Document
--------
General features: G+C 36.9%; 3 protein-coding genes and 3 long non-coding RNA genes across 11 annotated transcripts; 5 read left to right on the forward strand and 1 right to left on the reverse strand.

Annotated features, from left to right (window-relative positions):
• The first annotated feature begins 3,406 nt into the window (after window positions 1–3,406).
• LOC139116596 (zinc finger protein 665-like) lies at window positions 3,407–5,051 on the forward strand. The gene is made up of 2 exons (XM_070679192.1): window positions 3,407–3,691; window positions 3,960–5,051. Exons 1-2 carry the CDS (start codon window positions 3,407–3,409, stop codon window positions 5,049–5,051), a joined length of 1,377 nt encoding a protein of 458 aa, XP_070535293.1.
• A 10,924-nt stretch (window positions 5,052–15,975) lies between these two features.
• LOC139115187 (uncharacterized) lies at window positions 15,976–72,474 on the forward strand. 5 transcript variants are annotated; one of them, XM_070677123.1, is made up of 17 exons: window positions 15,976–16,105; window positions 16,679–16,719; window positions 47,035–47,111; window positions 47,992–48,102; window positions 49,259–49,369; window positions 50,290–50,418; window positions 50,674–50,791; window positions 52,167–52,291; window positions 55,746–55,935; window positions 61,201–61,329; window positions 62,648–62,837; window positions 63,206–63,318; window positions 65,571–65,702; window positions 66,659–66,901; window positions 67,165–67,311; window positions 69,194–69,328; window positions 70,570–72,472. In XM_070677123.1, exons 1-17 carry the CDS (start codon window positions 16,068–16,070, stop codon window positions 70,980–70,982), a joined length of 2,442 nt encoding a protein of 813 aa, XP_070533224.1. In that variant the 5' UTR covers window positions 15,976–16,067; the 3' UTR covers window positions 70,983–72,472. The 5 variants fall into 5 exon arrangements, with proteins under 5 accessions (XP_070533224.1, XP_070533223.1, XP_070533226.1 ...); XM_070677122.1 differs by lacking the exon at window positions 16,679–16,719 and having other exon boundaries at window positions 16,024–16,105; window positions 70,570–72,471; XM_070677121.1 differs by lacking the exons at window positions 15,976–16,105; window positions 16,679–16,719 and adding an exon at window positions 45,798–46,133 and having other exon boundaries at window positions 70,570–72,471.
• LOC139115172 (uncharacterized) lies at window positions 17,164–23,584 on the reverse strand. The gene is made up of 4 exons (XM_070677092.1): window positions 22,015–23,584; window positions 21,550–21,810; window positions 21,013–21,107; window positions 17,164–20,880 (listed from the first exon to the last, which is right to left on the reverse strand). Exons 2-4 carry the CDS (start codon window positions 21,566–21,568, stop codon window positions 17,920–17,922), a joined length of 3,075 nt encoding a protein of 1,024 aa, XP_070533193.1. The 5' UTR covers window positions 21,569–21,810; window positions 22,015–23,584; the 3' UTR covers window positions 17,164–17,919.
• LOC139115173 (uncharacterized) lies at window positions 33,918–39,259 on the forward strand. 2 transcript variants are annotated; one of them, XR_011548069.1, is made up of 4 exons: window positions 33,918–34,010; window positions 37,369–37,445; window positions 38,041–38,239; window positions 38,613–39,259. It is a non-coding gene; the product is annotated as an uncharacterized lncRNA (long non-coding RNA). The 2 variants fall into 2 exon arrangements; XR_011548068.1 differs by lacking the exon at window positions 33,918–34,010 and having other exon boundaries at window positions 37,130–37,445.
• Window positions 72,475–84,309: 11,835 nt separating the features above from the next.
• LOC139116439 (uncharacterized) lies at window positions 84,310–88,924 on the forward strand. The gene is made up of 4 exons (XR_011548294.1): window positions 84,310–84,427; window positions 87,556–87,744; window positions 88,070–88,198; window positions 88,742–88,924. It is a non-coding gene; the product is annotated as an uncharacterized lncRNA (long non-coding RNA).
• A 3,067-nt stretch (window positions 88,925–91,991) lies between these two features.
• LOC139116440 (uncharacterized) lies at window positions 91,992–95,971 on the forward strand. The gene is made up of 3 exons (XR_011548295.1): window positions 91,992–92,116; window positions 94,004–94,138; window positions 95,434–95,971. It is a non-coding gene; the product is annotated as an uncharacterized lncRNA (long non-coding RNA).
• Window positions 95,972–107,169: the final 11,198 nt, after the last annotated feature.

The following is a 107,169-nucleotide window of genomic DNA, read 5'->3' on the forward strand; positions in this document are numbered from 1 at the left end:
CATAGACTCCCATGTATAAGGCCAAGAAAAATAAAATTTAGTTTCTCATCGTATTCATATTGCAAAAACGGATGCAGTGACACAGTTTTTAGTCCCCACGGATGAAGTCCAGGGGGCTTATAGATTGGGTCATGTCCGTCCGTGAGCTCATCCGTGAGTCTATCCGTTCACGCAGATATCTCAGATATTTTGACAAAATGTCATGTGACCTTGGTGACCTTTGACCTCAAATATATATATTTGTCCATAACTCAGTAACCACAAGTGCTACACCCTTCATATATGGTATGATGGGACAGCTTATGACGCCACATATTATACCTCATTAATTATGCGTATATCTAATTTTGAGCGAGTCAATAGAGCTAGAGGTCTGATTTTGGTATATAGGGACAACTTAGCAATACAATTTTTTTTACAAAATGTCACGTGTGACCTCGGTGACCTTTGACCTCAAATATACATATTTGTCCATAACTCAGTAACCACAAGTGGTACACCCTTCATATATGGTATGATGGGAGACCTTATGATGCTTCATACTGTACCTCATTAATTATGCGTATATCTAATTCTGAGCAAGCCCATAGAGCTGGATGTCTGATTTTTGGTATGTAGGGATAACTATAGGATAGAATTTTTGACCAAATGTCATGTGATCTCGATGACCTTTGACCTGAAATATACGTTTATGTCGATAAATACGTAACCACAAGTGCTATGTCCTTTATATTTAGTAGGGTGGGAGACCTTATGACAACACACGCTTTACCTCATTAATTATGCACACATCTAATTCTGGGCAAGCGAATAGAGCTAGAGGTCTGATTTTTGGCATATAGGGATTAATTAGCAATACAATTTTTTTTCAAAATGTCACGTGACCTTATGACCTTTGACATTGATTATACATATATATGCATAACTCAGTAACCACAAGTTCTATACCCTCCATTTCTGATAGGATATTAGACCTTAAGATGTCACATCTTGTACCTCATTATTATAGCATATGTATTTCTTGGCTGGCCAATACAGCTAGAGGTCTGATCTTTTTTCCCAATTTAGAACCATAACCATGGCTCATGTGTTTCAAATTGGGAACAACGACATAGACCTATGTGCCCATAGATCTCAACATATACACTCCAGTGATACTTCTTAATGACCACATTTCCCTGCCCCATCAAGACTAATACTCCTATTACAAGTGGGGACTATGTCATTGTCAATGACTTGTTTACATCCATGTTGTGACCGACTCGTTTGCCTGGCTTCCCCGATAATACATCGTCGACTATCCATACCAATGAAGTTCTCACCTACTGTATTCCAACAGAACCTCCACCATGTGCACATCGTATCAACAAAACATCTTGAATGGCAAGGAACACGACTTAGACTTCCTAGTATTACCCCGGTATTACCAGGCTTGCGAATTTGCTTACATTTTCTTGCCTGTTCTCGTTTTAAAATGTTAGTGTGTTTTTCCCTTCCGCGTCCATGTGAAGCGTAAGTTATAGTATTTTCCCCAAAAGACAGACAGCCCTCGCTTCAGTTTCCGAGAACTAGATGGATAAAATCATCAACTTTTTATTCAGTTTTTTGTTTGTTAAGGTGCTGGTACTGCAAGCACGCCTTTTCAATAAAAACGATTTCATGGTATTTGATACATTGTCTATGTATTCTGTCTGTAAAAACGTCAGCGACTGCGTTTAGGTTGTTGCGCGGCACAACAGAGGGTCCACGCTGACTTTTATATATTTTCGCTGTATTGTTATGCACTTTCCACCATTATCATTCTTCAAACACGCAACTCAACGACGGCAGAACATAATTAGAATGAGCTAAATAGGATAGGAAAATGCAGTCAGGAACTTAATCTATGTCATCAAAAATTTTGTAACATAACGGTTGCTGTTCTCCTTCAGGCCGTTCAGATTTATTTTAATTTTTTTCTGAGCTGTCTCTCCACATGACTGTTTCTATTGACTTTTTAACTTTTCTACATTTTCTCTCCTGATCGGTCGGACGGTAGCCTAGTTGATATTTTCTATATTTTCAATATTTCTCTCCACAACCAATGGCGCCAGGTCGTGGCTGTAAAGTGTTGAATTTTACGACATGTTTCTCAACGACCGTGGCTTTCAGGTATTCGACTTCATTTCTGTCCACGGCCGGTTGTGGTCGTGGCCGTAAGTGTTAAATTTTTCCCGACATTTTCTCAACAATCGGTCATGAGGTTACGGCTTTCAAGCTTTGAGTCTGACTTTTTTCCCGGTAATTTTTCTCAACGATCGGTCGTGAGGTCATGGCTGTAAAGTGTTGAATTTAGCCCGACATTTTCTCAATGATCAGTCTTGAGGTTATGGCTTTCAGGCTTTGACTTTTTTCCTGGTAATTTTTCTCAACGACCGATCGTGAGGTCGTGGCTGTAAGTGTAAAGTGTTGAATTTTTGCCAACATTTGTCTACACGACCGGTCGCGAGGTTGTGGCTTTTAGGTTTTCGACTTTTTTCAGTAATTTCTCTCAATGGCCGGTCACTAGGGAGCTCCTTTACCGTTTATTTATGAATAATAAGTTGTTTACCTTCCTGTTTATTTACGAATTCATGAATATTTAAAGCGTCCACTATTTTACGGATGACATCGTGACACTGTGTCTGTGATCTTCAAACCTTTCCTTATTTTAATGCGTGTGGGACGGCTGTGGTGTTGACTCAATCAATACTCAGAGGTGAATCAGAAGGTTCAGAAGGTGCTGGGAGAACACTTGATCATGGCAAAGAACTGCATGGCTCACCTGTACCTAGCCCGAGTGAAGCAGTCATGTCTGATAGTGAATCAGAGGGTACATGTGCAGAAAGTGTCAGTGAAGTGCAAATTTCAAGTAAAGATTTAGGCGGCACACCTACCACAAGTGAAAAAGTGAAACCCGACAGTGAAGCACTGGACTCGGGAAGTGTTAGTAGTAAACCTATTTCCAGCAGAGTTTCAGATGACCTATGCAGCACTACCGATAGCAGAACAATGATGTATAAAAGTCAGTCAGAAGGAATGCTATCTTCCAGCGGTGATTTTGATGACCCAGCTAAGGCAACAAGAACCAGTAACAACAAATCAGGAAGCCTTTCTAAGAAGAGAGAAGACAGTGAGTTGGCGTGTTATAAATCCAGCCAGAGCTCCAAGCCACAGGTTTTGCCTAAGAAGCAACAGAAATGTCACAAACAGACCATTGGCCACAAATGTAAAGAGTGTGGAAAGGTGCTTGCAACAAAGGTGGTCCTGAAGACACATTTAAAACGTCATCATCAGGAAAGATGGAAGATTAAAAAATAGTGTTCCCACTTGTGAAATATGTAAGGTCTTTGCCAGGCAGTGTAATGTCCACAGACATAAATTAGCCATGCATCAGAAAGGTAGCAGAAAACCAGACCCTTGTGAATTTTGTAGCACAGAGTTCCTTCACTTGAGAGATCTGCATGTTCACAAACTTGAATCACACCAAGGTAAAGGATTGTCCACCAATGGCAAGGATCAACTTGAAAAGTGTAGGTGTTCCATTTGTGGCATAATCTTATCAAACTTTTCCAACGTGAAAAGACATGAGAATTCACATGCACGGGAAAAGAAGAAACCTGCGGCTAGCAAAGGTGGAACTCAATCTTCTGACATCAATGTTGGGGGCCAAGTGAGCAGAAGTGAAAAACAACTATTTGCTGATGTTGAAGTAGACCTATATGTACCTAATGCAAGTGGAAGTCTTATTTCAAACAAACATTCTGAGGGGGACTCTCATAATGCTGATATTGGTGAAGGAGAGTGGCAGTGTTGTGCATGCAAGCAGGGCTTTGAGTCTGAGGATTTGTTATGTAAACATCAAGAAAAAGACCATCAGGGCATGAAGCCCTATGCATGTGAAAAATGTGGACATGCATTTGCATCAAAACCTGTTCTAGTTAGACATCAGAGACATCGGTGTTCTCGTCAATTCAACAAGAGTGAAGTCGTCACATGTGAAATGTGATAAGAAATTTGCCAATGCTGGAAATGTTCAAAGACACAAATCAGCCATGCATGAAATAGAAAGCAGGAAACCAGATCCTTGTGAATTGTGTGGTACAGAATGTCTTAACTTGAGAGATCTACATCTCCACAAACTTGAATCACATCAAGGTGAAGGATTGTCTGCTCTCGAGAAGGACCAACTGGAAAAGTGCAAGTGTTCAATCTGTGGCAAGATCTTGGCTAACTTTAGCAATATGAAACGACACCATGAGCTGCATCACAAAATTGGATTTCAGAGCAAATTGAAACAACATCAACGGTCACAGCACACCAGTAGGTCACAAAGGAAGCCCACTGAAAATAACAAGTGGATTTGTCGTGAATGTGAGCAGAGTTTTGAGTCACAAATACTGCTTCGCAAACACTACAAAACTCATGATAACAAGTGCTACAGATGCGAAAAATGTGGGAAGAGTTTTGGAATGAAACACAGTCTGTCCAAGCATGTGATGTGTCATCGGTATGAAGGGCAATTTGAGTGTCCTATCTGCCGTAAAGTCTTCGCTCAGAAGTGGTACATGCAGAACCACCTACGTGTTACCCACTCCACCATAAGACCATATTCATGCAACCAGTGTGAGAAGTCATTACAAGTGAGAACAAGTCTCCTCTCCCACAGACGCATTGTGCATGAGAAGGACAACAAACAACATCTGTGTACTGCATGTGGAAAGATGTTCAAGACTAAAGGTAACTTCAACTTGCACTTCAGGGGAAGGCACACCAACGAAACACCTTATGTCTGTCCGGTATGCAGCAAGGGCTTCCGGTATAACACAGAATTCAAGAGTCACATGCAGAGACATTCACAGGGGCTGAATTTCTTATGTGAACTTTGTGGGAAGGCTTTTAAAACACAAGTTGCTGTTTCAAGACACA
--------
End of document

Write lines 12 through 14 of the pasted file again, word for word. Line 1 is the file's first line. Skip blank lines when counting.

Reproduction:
• LOC139116440 (uncharacterized) lies at window positions 91,992–95,971 on the forward strand. The gene is made up of 3 exons (XR_011548295.1): window positions 91,992–92,116; window positions 94,004–94,138; window positions 95,434–95,971. It is a non-coding gene; the product is annotated as an uncharacterized lncRNA (long non-coding RNA).
• Window positions 95,972–107,169: the final 11,198 nt, after the last annotated feature.

The following is a 107,169-nucleotide window of genomic DNA, read 5'->3' on the forward strand; positions in this document are numbered from 1 at the left end: